7.03.2017

Fully Present, Mindfully Aware, Incredibly Blessed

Right now I'm feeling cheerful and grateful ... 


and incredibly blessed.

But the morning didn't start out like that. Our son came home from his two weeks of service at Camp with an outbreak of poison ivy. We treated it and took him back to Camp for his week of Discovery but this morning we got a call that he didn't sleep at all last night and was on his way to the hospital for a steroid shot. Enter worrisome thoughts like "What if the rash gets to his eye?" and then the berating ones like "What kind of a mom am I?" and I started to head back to Camp to pick up him and make things right, but then Kaitlyn, who's at Camp volunteering called us to say, "We've got this!" They'd gone to the hospital up there for treatment and were waiting for his prescription at the local pharmacy. They'd call us, she added, if they need us. We may have to head that way, but, for now, we're on standby.

 Now. Here. This. 
The perfect time for some mindfulness.
Do a body scan and see where the tension is.
{Um, everywhere!}
Practice some mindful breathing to relax.
Inhale deeply: Smell the flower.
Exhale fully: Blow out the candles.
Use a mantra to center compassionately:
May I enjoy forgiveness, wellbeing, and peace. 
Walk into a happy memory.
Savor the emotions of a wonderful time.
Go back in time and feel the positivity again.
Am I feeling relaxed yet? Restored? Ready for the day?

Such a blessing that I went to that mindfulness learning session two weeks ago at the Wisconsin conference; huge thanks to counselors Mauria Turkowski and Amber Hill for sharing their wisdom.

Mindfulness is paying attention, 
on purpose, 
without judgement, 
in the present moment.
It's a great way to practice self-care and compassion.
It's important to get to know our brains.
Because besides just feeling really good,
mindfulness benefits our brains.
The amygdala, in charge of the fight, flight, or freeze reactions to fear, shows less activity and gray matter density after mindfulness is practiced. The hippocampus, which controls the amygdala and acts like the bank which stores our memories, see increased activity after mindfulness exercises. And the prefrontal cortex, which controls our thinking, our memories, and our emotions because it's the boss of our brain, also sees an increase in activity after mindfulness.    

They gave each educator a Hershey's Kiss
 so we could do this mindful eating exercise.
Go get a Kiss; I'll wait.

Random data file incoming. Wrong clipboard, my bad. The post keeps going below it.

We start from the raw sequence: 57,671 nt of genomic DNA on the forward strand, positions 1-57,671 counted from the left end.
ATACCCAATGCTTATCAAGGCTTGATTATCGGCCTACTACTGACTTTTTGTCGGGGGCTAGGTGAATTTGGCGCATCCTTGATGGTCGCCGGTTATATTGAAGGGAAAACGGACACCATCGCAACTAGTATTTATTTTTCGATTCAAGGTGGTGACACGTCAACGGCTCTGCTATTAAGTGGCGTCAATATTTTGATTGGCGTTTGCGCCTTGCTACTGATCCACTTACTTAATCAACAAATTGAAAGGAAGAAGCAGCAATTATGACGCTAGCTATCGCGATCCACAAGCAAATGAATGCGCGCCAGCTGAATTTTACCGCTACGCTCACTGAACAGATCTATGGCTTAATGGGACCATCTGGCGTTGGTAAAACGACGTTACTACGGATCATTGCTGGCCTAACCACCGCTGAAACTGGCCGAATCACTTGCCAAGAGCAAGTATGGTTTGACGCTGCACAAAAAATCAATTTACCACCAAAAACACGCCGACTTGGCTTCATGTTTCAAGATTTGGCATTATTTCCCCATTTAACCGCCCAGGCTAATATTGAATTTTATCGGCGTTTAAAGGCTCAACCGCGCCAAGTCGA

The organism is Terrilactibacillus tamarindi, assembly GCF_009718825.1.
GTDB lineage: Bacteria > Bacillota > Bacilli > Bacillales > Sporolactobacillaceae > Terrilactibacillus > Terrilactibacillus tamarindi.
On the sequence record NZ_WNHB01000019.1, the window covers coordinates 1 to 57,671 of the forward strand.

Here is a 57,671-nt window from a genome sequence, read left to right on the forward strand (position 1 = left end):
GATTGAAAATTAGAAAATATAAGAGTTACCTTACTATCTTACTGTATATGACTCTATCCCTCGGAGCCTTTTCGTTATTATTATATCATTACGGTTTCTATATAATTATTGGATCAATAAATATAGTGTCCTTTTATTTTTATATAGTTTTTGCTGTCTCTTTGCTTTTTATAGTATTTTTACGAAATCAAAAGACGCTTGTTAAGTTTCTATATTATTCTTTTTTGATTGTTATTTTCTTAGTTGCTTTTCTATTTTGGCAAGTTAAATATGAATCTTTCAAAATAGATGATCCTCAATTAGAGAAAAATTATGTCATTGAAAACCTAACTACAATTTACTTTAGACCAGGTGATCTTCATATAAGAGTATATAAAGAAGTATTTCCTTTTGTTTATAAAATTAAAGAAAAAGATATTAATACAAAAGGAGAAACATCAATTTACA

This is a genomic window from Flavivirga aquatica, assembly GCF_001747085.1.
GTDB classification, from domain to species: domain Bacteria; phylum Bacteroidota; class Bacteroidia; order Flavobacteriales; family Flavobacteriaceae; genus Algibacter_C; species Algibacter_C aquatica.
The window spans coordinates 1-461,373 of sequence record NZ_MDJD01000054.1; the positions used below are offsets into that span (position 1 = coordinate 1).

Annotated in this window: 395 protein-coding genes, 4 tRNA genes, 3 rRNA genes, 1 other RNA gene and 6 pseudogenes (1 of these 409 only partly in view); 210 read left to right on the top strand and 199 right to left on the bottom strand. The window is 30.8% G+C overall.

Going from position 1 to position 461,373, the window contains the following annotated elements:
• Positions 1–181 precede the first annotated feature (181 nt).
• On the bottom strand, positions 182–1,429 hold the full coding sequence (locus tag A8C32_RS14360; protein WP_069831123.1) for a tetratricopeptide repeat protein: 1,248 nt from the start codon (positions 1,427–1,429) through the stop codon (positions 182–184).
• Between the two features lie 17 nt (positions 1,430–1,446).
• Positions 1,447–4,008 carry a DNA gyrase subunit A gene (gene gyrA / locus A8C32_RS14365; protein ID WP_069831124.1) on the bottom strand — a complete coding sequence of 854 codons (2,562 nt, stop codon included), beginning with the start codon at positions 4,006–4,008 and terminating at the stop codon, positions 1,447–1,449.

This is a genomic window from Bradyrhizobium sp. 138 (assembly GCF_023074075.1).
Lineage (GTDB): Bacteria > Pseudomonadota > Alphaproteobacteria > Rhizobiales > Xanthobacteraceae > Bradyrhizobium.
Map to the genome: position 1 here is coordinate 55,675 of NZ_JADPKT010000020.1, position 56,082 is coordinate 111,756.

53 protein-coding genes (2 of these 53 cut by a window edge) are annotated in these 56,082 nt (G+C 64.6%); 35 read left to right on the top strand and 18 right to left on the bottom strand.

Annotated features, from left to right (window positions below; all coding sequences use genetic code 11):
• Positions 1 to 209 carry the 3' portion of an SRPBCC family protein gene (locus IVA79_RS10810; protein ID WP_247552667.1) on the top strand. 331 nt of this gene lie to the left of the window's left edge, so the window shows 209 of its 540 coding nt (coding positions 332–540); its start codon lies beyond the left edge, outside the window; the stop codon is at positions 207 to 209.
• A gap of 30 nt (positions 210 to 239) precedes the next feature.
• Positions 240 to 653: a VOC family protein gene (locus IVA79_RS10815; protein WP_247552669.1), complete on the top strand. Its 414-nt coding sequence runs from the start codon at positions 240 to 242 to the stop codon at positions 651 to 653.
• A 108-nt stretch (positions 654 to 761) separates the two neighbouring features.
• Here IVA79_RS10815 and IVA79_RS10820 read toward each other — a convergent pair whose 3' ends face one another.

Don't eat it yet.
Look at the Kiss with curiosity.
What do you notice?
Weight? Color? Texture? Temperature?
Peel one side and focus on the sound.
Listen. Then smell what's inside.
Move it closer and breathe in deeply.
Inhale through your nose.
Hold it for four counts.
Exhale through your mouth.
Hold that for four counts.
Now open up the rest. 
Place it on your tongue without biting it.
Hold it on your tongue. 
Move it around.
Don't bite it yet!
Pay attention to urges.
Travel flavor down as far as you can.
Can you feel the texture of the warm, melting chocolate?
Savor. Just savor.
Now go ahead and eat it. Slowly.
Open your mouth slightly and breathe in.
Pay attention to the flavor.
Try closing your eyes. Does it taste better?

They said once they learned about the benefits of mindful eating,
they stopped eating fast food in the car. Interesting ...

Then I met Wisconsin educator, Susan Baumgartner, on Twitter and she sent me a copy of this Mindfulness treasure that she wrote. 


I felt so peaceful and pensive as I read through her thoughtful essays, all of which are paired with a picture-perfect photo by Marlene Oswald on a page with a prompt for your reactions and reflections.

Dr. Patricia Jennings reminds us that it's important to be mindfully aware of our own thoughts and feelings so that we can be fully present for our kids. Our emotions, both positive and negative, influence our teaching and are a big part of our classroom environment and our relationships. Mindfulness practices help us recognize the subtle signs of our emotions and model regulation and mastery for our students. 

Check out these rich mindfulness resources:


And now I have this book on order; I'll review it once it's in.

Click image for Kirkus review 

How do you incorporate mindfulness into your home or classroom? 







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